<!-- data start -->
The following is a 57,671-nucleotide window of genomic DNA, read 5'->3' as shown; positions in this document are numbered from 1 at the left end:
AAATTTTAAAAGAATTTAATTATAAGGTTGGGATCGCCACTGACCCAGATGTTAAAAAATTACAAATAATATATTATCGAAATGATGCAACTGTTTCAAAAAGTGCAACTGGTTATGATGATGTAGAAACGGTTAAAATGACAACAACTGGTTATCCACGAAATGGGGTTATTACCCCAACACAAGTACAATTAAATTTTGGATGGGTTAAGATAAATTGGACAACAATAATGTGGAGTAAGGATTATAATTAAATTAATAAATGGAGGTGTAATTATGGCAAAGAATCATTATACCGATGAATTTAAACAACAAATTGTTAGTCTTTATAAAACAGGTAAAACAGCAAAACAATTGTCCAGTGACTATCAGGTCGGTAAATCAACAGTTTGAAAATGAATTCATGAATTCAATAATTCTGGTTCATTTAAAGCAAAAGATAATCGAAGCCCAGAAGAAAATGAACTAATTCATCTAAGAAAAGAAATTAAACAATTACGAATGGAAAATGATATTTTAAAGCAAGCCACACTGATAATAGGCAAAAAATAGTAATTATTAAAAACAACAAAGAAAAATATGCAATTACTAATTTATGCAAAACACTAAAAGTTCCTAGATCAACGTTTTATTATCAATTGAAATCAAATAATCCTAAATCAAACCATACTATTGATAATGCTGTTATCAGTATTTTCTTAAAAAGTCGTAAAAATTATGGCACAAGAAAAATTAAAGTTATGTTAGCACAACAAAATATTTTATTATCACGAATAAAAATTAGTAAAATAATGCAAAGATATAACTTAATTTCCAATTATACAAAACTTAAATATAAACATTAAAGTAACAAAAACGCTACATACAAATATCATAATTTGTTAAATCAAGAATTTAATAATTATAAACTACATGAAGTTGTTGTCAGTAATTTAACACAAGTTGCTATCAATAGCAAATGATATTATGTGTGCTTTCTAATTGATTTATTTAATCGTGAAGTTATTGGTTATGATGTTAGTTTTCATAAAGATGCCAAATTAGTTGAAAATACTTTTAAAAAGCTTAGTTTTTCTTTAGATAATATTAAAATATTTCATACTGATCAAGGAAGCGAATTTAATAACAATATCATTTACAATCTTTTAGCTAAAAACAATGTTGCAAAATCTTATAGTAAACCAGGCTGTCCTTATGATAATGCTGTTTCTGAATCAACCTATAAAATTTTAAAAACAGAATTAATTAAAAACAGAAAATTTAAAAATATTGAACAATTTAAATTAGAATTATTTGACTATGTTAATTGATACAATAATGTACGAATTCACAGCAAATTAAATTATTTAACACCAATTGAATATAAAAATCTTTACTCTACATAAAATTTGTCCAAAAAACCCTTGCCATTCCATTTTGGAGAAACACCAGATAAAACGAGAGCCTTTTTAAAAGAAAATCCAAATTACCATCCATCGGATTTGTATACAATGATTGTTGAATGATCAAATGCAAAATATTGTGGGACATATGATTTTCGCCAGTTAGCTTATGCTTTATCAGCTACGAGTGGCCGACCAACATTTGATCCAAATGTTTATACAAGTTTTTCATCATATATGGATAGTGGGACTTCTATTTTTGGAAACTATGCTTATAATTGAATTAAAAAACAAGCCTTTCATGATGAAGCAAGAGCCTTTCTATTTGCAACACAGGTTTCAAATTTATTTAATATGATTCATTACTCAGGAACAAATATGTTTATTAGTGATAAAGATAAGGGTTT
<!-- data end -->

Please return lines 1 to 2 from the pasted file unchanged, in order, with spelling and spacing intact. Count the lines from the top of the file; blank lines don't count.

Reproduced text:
The following is a 57,671-nucleotide window of genomic DNA, read 5'->3' as shown; positions in this document are numbered from 1 at the left end:
AAATTTTAAAAGAATTTAATTATAAGGTTGGGATCGCCACTGACCCAGATGTTAAAAAATTACAAATAATATATTATCGAAATGATGCAACTGTTTCAAAAAGTGCAACTGGTTATGATGATGTAGAAACGGTTAAAATGACAACAACTGGTTATCCACGAAATGGGGTTATTACCCCAACACAAGTACAATTAAATTTTGGATGGGTTAAGATAAATTGGACAACAATAATGTGGAGTAAGGATTATAATTAAATTAATAAATGGAGGTGTAATTATGGCAAAGAATCATTATACCGATGAATTTAAACAACAAATTGTTAGTCTTTATAAAACAGGTAAAACAGCAAAACAATTGTCCAGTGACTATCAGGTCGGTAAATCAACAGTTTGAAAATGAATTCATGAATTCAATAATTCTGGTTCATTTAAAGCAAAAGATAATCGAAGCCCAGAAGAAAATGAACTAATTCATCTAAGAAAAGAAATTAAACAATTACGAATGGAAAATGATATTTTAAAGCAAGCCACACTGATAATAGGCAAAAAATAGTAATTATTAAAAACAACAAAGAAAAATATGCAATTACTAATTTATGCAAAACACTAAAAGTTCCTAGATCAACGTTTTATTATCAATTGAAATCAAATAATCCTAAATCAAACCATACTATTGATAATGCTGTTATCAGTATTTTCTTAAAAAGTCGTAAAAATTATGGCACAAGAAAAATTAAAGTTATGTTAGCACAACAAAATATTTTATTATCACGAATAAAAATTAGTAAAATAATGCAAAGATATAACTTAATTTCCAATTATACAAAACTTAAATATAAACATTAAAGTAACAAAAACGCTACATACAAATATCATAATTTGTTAAATCAAGAATTTAATAATTATAAACTACATGAAGTTGTTGTCAGTAATTTAACACAAGTTGCTATCAATAGCAAATGATATTATGTGTGCTTTCTAATTGATTTATTTAATCGTGAAGTTATTGGTTATGATGTTAGTTTTCATAAAGATGCCAAATTAGTTGAAAATACTTTTAAAAAGCTTAGTTTTTCTTTAGATAATATTAAAATATTTCATACTGATCAAGGAAGCGAATTTAATAACAATATCATTTACAATCTTTTAGCTAAAAACAATGTTGCAAAATCTTATAGTAAACCAGGCTGTCCTTATGATAATGCTGTTTCTGAATCAACCTATAAAATTTTAAAAACAGAATTAATTAAAAACAGAAAATTTAAAAATATTGAACAATTTAAATTAGAATTATTTGACTATGTTAATTGATACAATAATGTACGAATTCACAGCAAATTAAATTATTTAACACCAATTGAATATAAAAATCTTTACTCTACATAAAATTTGTCCAAAAAACCCTTGCCATTCCATTTTGGAGAAACACCAGATAAAACGAGAGCCTTTTTAAAAGAAAATCCAAATTACCATCCATCGGATTTGTATACAATGATTGTTGAATGATCAAATGCAAAATATTGTGGGACATATGATTTTCGCCAGTTAGCTTATGCTTTATCAGCTACGAGTGGCCGACCAACATTTGATCCAAATGTTTATACAAGTTTTTCATCATATATGGATAGTGGGACTTCTATTTTTGGAAACTATGCTTATAATTGAATTAAAAAACAAGCCTTTCATGATGAAGCAAGAGCCTTTCTATTTGCAACACAGGTTTCAAATTTATTTAATATGATTCATTACTCAGGAACAAATATGTTTATTAGTGATAAAGATAAGGGTTT